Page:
After graduating from the Bachelor Chemistry at the University of Amsterdam, Tamika van ‘t Hoff changed discipline and started the Masters Computational Science in Amsterdam. After an inspiring thesis project, she was persuaded to start a PhD Computational Polymer Chemistry in September 2020, which’ subject combines both disciplines. Besides doing research, other interests of Tamika van ‘t Hoff are traveling, hiking and swimming.
Computational Polymer Chemistry
The process of polymerisation is large and complex, and thus difficult to model with methods that describe molecules on an atomic level. Rather than focusing on the atomic interactions that cause reactions in every monomer, we strip the chemical problem to the bare necessities and use Random Graph Theory to model the process.
Random Graph Theory is a mathematical theory that describes a network defined by a probability distribution depending on the connectivity of the nodes. When we apply this model to a chemical problem, we need to make sure that the probability distribution contains the chemical restrictions of the modeled monomers. Therefore, we only use information about the formed crosslinks between the monomers, rather than the rest of the molecule. This way, we reduce the size of the problem considerably and are even able to predict global properties of the formed polymer using Random Graph Formalism. For example, the exact moment the system forms a polymer and the size distribution of the connected components in the polymer network.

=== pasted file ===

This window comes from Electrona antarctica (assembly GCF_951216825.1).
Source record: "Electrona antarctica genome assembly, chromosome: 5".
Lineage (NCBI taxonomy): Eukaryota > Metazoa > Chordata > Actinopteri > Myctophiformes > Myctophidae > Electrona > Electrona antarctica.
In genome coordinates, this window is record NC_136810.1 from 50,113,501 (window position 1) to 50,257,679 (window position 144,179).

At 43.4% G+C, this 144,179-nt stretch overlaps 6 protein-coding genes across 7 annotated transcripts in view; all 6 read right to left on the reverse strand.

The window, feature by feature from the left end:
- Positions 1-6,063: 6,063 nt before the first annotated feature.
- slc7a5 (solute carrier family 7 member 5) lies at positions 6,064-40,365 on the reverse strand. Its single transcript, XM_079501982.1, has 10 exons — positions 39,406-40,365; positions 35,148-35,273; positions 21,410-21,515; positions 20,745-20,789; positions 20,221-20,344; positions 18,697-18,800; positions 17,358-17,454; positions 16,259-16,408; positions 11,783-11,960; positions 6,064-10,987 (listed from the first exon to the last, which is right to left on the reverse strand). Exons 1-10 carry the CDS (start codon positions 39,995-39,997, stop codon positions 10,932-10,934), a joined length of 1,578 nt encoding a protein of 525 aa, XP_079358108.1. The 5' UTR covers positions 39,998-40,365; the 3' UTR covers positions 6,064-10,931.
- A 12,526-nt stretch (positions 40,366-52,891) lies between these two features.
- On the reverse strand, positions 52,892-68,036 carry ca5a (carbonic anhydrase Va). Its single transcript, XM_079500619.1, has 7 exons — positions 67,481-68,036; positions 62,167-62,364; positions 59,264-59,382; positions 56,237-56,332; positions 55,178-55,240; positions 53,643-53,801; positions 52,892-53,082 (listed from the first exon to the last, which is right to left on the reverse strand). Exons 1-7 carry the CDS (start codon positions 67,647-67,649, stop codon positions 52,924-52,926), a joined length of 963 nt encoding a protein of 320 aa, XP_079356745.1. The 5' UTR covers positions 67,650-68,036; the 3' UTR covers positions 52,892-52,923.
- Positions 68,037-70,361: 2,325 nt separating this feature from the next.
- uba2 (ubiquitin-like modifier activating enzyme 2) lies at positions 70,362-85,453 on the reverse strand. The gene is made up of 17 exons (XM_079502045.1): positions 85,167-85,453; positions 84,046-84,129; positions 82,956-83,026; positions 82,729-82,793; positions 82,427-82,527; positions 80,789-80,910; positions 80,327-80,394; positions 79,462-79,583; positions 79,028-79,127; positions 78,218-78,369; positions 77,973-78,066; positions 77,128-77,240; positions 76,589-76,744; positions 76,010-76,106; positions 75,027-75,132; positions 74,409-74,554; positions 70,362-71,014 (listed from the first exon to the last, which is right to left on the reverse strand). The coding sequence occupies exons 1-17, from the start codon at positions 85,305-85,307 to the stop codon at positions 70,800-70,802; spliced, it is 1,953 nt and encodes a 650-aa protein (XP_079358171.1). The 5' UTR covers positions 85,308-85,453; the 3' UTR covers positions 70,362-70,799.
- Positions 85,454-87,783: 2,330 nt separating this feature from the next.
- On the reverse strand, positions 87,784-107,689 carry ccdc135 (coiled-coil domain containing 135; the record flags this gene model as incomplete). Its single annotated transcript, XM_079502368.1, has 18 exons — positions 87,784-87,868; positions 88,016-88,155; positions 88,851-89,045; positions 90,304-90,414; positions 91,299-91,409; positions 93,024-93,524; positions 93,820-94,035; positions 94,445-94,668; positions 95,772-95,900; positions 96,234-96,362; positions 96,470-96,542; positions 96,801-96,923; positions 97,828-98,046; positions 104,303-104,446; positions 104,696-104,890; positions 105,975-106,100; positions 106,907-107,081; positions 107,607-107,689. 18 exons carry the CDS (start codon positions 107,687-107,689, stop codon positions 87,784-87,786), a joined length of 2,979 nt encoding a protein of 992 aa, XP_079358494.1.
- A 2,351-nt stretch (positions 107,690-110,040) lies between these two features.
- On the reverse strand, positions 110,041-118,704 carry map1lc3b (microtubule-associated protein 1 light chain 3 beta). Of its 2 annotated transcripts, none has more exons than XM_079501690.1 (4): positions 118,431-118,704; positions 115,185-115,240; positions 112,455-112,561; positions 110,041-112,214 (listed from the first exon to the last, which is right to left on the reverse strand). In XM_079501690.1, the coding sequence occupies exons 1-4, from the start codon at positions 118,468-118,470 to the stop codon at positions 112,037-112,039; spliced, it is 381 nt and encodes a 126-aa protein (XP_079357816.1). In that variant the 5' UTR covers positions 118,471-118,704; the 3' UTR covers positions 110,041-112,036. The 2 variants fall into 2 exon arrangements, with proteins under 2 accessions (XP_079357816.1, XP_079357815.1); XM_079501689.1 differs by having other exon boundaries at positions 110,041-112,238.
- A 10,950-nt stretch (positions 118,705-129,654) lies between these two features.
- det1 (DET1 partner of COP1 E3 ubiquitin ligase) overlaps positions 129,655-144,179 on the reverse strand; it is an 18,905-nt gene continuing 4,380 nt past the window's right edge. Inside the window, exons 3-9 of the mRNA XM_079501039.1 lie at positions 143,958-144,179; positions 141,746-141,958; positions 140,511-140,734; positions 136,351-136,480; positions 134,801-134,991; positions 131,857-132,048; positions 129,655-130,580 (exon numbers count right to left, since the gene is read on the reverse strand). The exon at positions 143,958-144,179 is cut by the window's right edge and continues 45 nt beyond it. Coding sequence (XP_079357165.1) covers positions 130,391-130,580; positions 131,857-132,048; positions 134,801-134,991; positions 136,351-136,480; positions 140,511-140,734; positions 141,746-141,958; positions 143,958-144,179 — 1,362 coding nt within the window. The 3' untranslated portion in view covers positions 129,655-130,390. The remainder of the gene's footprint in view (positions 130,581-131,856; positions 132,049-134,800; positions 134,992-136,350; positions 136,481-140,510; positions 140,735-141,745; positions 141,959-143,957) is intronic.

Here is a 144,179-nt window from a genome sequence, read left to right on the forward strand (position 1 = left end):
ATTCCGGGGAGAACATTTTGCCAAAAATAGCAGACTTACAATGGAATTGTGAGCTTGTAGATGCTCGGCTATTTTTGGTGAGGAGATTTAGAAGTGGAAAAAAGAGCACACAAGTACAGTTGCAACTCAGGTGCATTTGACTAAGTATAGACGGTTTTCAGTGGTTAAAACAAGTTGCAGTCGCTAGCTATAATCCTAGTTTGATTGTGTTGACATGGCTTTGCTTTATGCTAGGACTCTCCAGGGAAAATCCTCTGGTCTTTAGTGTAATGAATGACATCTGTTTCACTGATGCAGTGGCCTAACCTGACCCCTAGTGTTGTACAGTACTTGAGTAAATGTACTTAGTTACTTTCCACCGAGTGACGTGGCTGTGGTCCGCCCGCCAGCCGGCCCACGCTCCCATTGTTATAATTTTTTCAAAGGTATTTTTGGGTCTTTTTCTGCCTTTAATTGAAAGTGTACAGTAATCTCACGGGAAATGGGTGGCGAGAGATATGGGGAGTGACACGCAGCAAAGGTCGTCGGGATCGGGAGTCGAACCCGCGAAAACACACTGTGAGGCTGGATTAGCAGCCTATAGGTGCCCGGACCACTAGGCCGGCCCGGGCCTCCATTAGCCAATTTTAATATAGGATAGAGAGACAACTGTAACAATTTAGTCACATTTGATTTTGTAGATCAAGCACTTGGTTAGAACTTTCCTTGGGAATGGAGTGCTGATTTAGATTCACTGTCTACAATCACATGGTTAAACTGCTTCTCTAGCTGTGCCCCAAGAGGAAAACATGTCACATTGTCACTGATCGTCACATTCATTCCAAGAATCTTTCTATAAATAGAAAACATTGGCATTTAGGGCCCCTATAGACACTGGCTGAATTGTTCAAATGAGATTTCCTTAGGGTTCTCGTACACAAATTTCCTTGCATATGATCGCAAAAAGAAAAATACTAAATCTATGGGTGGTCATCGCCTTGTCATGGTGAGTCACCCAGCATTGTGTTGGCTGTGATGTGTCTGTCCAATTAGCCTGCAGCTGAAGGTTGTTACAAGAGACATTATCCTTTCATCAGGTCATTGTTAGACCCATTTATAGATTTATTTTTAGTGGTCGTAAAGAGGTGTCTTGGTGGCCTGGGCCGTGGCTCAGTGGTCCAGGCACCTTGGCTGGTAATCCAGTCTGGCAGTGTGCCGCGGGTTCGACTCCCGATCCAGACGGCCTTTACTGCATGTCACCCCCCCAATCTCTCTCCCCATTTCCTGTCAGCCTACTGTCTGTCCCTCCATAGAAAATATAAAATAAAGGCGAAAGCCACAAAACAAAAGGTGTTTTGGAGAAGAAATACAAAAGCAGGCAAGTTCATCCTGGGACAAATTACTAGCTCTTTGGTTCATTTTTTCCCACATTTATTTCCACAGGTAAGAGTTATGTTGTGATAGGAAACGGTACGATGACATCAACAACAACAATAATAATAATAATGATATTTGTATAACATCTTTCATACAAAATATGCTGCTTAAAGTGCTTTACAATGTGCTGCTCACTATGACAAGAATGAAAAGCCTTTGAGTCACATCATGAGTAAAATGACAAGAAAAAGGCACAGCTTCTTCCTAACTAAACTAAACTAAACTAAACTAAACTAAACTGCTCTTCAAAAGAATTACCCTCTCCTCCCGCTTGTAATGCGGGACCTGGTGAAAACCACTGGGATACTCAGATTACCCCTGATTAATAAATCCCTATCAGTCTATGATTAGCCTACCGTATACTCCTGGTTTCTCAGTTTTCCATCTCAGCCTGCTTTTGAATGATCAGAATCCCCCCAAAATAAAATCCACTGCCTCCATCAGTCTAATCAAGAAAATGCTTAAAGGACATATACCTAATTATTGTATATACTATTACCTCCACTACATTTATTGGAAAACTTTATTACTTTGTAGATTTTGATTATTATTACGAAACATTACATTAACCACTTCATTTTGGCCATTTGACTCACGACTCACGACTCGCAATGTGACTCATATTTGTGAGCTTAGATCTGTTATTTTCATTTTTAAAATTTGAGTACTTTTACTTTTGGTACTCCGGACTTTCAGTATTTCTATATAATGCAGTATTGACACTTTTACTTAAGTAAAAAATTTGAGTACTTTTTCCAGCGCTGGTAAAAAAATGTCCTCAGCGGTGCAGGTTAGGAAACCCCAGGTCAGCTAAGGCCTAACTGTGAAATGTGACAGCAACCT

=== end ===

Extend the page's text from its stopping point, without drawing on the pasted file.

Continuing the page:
Although we already have a working model, we are trying to make the connection between the mathematical model and experimental studies. For example, it is impossible to compare a size distribution with an experimental mass spectrum when the monomers do not have a constant mass, which is the case for a lot of polymers. In addition, we are trying to incorporate more chemical properties in the model to make the random graph more realistic. For instance, we need to include the formation of cycles in the polymer network.